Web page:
Two way battery switches

Modulation

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I have a fairly standard 2 way switch - connects battery 1, both or battery 2. I heed the general advice that if you link two batteries together, the lower-charged one draws from the other.
My question is how long does this take? I sort of assume that it's instantaneous. However that would mean that every time I switched between battery 1 and 2, the discharge would occur when the switch was - momentarily - on "both". I can understand that the reason for the the switch always connecting to a battery is to prevent damage to the alternator, but is the price I pay the fact that I part-
discharge one of the batteries.
Or does the whole process of equalisation take much longer than I believe?

Brendan
 
G

Guest

Guest
You are correct that the lower battery takes power from the other one but it is not instantaneous. I have the same type of switch and have no problem with it. This type of switch allows you to manually select which battery you are charging, instead of a blocking diode.
What I do is, number 1 is my engine battery and 2 for services. I start my engine on 1 and then I switch to BOTH for charging. If I'm only running my engine to charge I often let it run on both for half an hour or so, then I go to 2 so my domestic batteries get all the charge. When I'm finnished with the engine I switch to 2 for domestic use. Then I don't use any of the power in 1 and can start my engine.
Hope this helps answer your question
 

pvb

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Throw it away!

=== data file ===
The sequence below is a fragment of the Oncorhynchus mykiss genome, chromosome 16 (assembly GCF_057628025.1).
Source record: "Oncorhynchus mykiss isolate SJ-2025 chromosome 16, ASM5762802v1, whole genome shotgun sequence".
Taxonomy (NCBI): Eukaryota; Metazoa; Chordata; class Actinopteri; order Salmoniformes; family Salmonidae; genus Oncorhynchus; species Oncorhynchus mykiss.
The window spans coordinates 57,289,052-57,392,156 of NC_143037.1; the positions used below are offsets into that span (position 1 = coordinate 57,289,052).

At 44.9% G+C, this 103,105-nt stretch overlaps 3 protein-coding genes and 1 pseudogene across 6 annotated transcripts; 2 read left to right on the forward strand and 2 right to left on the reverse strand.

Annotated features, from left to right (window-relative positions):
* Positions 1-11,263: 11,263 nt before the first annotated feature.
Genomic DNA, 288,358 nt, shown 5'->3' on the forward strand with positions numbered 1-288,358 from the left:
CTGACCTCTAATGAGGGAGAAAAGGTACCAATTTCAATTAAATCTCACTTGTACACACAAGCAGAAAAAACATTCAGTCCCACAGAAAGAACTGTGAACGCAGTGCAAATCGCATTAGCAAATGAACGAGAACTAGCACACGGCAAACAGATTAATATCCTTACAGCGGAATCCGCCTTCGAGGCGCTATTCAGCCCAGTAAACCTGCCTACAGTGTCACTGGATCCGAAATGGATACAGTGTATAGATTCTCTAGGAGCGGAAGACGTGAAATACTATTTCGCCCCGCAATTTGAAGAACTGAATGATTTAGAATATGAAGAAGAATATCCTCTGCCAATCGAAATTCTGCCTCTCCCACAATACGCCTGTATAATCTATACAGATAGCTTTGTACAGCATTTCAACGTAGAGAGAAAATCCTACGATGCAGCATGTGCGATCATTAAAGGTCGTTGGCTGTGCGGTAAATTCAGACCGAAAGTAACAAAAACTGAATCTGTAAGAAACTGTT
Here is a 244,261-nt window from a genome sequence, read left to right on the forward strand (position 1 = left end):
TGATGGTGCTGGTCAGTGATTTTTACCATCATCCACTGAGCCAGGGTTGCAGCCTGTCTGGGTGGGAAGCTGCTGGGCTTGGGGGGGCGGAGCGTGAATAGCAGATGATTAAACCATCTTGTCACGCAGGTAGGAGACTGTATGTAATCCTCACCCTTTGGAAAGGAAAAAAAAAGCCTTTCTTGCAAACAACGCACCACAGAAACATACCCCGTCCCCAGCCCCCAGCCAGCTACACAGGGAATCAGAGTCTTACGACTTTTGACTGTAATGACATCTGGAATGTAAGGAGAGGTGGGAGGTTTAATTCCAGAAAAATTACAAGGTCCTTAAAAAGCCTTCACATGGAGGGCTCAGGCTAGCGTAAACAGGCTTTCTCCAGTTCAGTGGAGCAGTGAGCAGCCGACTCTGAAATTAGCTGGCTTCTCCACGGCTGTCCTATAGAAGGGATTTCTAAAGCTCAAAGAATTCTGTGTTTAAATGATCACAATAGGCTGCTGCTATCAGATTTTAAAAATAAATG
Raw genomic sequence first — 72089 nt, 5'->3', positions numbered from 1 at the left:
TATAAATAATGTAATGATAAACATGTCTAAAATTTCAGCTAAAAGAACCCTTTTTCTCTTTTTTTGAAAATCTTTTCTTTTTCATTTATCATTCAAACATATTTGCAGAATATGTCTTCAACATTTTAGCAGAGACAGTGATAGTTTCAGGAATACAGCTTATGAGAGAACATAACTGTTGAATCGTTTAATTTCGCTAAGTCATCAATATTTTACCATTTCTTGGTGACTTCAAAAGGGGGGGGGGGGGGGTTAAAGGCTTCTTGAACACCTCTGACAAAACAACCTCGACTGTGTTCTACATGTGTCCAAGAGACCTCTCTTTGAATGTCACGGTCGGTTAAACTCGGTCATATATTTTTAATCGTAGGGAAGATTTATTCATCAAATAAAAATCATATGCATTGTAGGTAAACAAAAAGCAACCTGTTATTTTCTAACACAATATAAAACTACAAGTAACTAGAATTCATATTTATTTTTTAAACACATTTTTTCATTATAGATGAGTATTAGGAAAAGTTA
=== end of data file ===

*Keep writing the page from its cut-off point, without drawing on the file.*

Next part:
These switches have no place on a boat. They are confusing and offer lots of ways for owner or crew to set them wrongly - potentially allowing the engine starting battery to be discharged (ever tried hand-starting a diesel?). So throw it out and fit a diode blocker instead (with a battery-sensing lead to the alternator, or a smart regulator).
 

ccscott49

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I ahree thats the right way to do it! If you have one of those switches. I dont agree with the other answer, how do you start your engine form the domestic battery in an emergency? I am probably missing something!
 

pvb

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Yes, you\'re missing something...

If your batteries (or battery banks) are properly isolated, there's no reason for your engine starting battery to fail. If it does fail, and this is highly unlikely, surely it's not beyond the ability of most boat owners to link the wires up to another battery?
 

ccscott49

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Re: Yes, you\'re missing something...

In that case I did not miss anything, tried dis-connecting, connecting batteries in a seaway? and why should you, batteries go flat for all kinds of reasons and it will always happen when you least expect/need it, Sods third law I beleive! Switch and splitter pherhaps?
 

ccscott49

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Re: ? Pherhaps?

Perhaps, ferhaps, pherhaps, happen, furcaps, who gives a shit, the message was the same!
 

jollyjacktar

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16 May 2001
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Better Still Keep Switch and Blocking Diodes

Keep the double battery switch and fit blocking diodes in parallel as well. That way, even if the battery switch is in the off position, by accident while the motor is running you will not internally haemorage and will still be charging both batteries at a slighlty lower voltage as the diodes cause a voltage drop[ 0.6V if my memory is right]. The selection switch then will allow selection of whichever battery [or both] for whathever purpose with the motor stopped and while the motor is running it will allow full charge, over riding the diode voltage drops, to the selected battery [or both], due to the voltage drop function of the diodes. Further the diode will prevent discharge of one battery into the other. A case of the two systems producing more than the sum of the parts.